Showing posts from December, 2015

Is transgenderism healthy?

Tonight I commented on an article about the hot-button issue of transgendered people and locker rooms , and it got me thinking. I'm very much a civil libertarian: I support people's right to dress, behave, and alter their bodies however they wish so long as they don't harm others. But saying I support their civil liberty doesn't mean I think their choices are wise or healthy. I tried to find studies on long-term mental outcomes for individuals who've undergone a sex change; there's very little research, unfortunately, but what exists is not encouraging : Persons with transsexualism, after sex reassignment, have considerably higher risks for mortality, suicidal behaviour, and psychiatric morbidity than the general population. So this raises an issue: in support of people's civil liberties, we left-leaning types tend to deny that transgenderism is a mental disorder. But it seems that even if we don't think there's anything mora

Sorry, Franklin Graham: it's perfectly American to believe terrible things

Neo-conservative fluff emporium WND reports that Franklin Graham, son of famed evangelical preacher Billy Graham, has echoed the concerns of Donald Trump and his supporters by suggesting that somewhere around 144,000 U.S. Muslims tacitly condone terrorism: Graham’s comments have been posted over the last 24 hours on his Facebook page, where he noted the mantra from “political leaders and world experts” that “the vast majority of Muslims are peaceful people.  Some have suggested that as many as 99 percent fall into this category. Well, we don’t have to guess or estimate; the Pew Research Center has released extensive research on how Muslims in the U.S. self-identify on questions of violence – and the conclusions are frightening.  Graham cited the 1.8 million Muslim adults in the United States.  Pew Research released that eight percent of adult Muslims in the U.S. said that suicide bombings and other forms of violence in the name of Islam are ‘sometimes’ or ‘often’ justified. T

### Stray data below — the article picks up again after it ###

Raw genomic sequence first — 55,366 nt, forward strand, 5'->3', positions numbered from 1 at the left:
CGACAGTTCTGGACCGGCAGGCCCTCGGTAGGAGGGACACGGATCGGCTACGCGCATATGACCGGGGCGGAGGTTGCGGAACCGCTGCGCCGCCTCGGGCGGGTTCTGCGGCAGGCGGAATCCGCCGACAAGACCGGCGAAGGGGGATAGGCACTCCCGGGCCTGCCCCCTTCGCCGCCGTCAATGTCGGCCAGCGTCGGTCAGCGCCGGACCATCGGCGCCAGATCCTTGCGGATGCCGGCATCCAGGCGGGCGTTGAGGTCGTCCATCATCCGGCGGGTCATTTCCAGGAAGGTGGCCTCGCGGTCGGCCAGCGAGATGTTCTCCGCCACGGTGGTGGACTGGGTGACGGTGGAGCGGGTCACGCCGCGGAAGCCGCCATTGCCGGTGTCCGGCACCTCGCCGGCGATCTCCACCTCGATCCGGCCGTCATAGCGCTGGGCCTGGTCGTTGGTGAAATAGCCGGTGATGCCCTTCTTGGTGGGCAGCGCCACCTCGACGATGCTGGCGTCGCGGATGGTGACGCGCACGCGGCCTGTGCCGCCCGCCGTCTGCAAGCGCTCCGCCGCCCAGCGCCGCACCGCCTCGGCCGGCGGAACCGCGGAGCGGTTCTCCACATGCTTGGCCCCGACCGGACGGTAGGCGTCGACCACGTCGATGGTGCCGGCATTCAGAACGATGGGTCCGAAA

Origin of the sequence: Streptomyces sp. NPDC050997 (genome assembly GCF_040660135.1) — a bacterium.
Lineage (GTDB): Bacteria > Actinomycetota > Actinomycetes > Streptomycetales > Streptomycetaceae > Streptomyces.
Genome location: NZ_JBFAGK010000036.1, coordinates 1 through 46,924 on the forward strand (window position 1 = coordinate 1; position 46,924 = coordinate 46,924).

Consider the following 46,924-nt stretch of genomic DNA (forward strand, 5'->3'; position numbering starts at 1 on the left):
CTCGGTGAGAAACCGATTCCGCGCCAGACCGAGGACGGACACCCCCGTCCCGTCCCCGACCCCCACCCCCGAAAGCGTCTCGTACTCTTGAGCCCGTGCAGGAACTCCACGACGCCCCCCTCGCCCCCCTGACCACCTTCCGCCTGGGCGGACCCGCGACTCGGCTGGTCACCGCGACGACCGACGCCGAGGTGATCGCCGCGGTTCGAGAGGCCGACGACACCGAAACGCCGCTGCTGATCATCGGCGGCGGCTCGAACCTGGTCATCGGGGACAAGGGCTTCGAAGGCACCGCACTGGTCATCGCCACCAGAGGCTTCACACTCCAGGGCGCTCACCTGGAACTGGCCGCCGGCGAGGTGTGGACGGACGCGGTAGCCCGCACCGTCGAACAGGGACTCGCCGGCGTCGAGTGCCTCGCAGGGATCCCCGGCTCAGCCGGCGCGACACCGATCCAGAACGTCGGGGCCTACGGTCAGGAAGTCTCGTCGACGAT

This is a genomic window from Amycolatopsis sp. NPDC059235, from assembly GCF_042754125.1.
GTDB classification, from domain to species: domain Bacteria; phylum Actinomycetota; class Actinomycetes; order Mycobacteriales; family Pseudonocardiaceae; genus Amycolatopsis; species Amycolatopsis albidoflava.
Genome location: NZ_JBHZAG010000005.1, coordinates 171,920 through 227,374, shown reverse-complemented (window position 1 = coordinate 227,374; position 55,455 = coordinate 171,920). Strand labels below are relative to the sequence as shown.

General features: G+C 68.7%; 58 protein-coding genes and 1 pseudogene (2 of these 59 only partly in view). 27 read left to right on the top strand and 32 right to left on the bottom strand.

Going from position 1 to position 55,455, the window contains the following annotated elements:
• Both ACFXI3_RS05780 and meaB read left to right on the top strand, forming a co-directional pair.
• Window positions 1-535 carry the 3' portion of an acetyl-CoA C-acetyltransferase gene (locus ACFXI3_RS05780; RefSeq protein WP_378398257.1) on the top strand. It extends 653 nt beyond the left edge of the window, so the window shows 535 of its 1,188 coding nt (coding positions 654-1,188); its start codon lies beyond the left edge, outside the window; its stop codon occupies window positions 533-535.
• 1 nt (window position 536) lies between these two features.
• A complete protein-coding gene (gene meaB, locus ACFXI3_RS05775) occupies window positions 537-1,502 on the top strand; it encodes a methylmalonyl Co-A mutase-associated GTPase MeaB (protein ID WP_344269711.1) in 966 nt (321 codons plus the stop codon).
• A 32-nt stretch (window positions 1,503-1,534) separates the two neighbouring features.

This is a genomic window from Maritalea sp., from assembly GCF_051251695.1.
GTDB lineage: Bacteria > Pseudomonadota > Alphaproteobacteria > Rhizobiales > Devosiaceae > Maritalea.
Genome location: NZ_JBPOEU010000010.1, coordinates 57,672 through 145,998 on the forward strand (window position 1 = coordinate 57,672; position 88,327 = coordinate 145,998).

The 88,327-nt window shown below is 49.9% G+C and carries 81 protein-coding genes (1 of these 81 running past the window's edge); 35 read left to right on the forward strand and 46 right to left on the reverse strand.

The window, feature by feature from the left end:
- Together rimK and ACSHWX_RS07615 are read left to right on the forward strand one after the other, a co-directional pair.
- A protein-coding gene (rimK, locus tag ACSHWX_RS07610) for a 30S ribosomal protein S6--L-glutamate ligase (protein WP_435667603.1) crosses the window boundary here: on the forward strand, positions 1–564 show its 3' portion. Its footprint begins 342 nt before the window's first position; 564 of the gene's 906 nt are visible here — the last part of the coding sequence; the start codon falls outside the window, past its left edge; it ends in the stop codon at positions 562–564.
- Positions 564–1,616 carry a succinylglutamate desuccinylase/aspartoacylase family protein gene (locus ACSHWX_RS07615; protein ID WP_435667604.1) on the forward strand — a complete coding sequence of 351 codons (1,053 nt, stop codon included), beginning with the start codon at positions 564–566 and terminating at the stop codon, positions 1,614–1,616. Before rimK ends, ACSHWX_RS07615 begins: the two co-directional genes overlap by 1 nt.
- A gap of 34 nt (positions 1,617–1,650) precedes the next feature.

Why didn't philosophers predict the quantum universe?

Anyone who's read my blog(s) over the years knows that I'm very skeptical about 'metaphysics' as an intellectual and academic discipline — particularly the notion that a 'study of metaphysics' can reveal any stable truths about reality. There are many reasons why, but I'll recap the most important ones: 'Metaphysics' as a concept has never been consistently and clearly defined The notion of what constitutes a metaphysical problem has never been consistently and clearly defined; indeed many past 'metaphysical' conundrums have been subsequently subsumed under scientific inquiry A clear and consistent methodology of solving metaphysical problems has never been established. Instead, to quote Lakoff, "For the most part, philosophers engaged in making metaphysical claims are choosing from the cognitive unconscious a set of existing metaphors that have a consistent ontology. That is, using unconscious everyday metaphors, philosophers see